Virginia



Shirley.jpg


III. Shirley On The James

I came to Virginia determined to see a few things and finish a few things. I have spoken of what I needed to see--plantations, battlefields, memorials. But the finishing belonged to Edmund Morgan's landmark study of the origins of slavery in Virginia, American Slavery, American Freedom. This is a hard book, and I'd actually put it down until a few commenters demanded that I finish. I managed this feat on my second day down South, a warm Friday afternoon, after viewing primary evidence.

Shirley Plantation on the James is majestic. All the ancient detail--the smokehouse, the outdoor kitchen, the flying staircase--is there. Until you stand in front the big house, staring out at the approaching main path of gravel and dirt, until you observe the trees on each side standing green guard, until you note that, though the path connects to a bigger path, it seems  to disappear into nothing, devoured by the woods, you really have no sense of the magic inherent in a Southern Road. Back home, a road gets from Jamaica to East New York. But in this deeper home of mine, from the aspect of the slave, a Road is a star-ship, a tesseract from half-man to man.


I came, again, with my gaggle of family. Pops, my brother Damani, and sister Kris were in meetings all morning. So I piled a pack of nephews into the minivan, qued up Thriller on the Ipod, and led a two-car caravan up I-64. Once there, I gave a modified "don't embarrass me in front of white folks" speech, ("Don't disgrace your ancestors.") My nephew Christian (left with the Nike cap) had rode with his mother (my sister Kelly) and father. He walked over, having missed the lecture, and made a joke. "Come on Christian," said one of the kids " This is serious!" 

Inside we got the grand-tour and at every stop the kids riddled our guide with questions. I had that love-hate thing again--deep admiration for the family who'd preserved the place for 11 generations, and the heir who still lived in the house. And then anger for the slaves, and anger for the Native Americans.


That afternoon, I fell asleep reading Morgan, then woke up and finished the book. What follows is dirty.  Our history buffs, I am sure, will jump in and make corrections. As always, I'm counting on it.

Anyway, Morgan talks about Virginia being settled by men who'd often import servants. The basic deal was, I, the planter, pay for your transport from England, and you agree to work my tobacco fields for, say, five years. It was a decent business, in large measure because the servants weren't expected to live for very long.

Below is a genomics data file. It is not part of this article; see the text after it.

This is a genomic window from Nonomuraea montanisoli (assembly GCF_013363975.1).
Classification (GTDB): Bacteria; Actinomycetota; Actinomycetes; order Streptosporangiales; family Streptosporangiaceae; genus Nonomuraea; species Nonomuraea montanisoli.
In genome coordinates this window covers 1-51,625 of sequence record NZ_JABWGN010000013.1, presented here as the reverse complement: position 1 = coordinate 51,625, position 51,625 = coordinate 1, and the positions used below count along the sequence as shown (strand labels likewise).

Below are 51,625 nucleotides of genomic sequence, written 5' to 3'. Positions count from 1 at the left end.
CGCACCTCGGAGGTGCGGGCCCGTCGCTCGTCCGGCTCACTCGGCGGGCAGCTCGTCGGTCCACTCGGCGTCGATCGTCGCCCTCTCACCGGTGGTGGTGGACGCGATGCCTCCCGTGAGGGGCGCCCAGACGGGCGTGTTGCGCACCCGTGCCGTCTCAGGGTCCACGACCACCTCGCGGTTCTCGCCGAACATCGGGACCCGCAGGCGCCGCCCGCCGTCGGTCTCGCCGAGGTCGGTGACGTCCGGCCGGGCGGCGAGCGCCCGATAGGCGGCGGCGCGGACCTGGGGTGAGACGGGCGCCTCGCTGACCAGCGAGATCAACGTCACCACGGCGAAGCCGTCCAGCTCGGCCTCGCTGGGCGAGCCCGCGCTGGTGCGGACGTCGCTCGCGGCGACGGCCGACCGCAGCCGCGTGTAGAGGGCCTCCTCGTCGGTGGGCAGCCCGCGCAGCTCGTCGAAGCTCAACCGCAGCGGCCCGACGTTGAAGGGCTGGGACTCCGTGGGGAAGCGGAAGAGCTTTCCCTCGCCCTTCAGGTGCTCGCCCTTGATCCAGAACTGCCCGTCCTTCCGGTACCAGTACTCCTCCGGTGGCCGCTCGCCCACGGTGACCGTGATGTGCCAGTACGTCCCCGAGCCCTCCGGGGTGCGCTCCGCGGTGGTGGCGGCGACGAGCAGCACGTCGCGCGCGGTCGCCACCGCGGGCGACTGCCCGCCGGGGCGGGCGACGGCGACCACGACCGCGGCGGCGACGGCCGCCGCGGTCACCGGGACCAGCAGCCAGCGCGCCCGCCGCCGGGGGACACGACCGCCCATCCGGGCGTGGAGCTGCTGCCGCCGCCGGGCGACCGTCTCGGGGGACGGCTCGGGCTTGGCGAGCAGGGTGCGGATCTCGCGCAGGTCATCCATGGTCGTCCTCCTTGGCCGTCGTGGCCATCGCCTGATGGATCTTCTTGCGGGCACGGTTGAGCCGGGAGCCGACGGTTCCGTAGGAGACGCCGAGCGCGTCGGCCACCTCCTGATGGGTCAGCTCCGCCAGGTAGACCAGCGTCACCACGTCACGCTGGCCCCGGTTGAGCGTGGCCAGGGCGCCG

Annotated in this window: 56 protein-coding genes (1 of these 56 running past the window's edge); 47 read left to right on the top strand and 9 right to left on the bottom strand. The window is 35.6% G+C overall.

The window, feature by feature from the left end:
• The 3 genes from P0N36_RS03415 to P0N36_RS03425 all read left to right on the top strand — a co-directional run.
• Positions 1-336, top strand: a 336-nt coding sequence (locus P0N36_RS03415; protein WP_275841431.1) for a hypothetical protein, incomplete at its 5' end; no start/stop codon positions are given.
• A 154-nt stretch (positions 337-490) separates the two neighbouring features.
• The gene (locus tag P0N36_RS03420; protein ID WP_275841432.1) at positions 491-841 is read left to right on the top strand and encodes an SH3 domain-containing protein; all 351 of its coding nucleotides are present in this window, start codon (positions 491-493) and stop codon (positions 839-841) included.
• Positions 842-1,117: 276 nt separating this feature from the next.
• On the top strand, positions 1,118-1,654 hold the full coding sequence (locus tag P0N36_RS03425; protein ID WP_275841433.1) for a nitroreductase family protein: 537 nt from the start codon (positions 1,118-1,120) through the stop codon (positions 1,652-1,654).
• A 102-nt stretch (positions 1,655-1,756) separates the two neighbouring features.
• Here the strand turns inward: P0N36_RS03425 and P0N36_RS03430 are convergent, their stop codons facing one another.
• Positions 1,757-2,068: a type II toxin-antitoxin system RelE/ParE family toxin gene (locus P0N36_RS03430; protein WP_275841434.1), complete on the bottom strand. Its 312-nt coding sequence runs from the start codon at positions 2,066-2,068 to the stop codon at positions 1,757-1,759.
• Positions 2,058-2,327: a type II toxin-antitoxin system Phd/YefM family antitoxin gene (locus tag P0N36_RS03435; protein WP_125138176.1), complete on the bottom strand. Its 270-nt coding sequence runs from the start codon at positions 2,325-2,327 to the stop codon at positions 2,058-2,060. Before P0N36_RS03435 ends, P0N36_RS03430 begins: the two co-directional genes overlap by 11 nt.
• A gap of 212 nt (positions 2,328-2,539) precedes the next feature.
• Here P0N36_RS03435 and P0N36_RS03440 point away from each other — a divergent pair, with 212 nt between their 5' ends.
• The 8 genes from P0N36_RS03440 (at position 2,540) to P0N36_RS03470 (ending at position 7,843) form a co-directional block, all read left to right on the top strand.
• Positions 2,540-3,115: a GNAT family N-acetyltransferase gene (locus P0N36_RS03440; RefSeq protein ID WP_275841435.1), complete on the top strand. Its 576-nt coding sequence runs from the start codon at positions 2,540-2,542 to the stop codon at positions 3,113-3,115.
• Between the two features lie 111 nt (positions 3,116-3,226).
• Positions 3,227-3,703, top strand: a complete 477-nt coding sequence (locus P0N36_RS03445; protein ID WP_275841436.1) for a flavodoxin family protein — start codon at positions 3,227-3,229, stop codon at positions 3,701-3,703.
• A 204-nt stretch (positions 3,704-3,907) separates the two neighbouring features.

But Virginia was too successful. Tobacco became big business. The people mastered the land. The mortality rate plunged, and servants began, not only out-living their contracts, but snatching up land and becoming planters themselves. Tobacco flooded the market, the price dropped, and the old planters were pissed. They fought back by passing laws to extend the contracts. They tried to raise the price of land. They tried to relegate when, and how much, tobacco could be sold. All met with moderate success, but what they really needed was a life-bonded labor force permanently barred from competition. With that in hand, they could cut the cost of business, and assure any Virginian the right to compete.

You know what this is. Slave-trading skyrocketed, and the dream of American White Supremacy--the dream of American White Godhood--was born. This is what the Confederates mean when they talk about preserving a way of life. The point isn't slavery. The point is the right of all men, however narrowly defined, to have a shot at divinity.

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Ta-Nehisi Coates is a national correspondent at The Atlantic, where he writes about culture, politics, and social issues. He is the author of the memoir The Beautiful Struggle.

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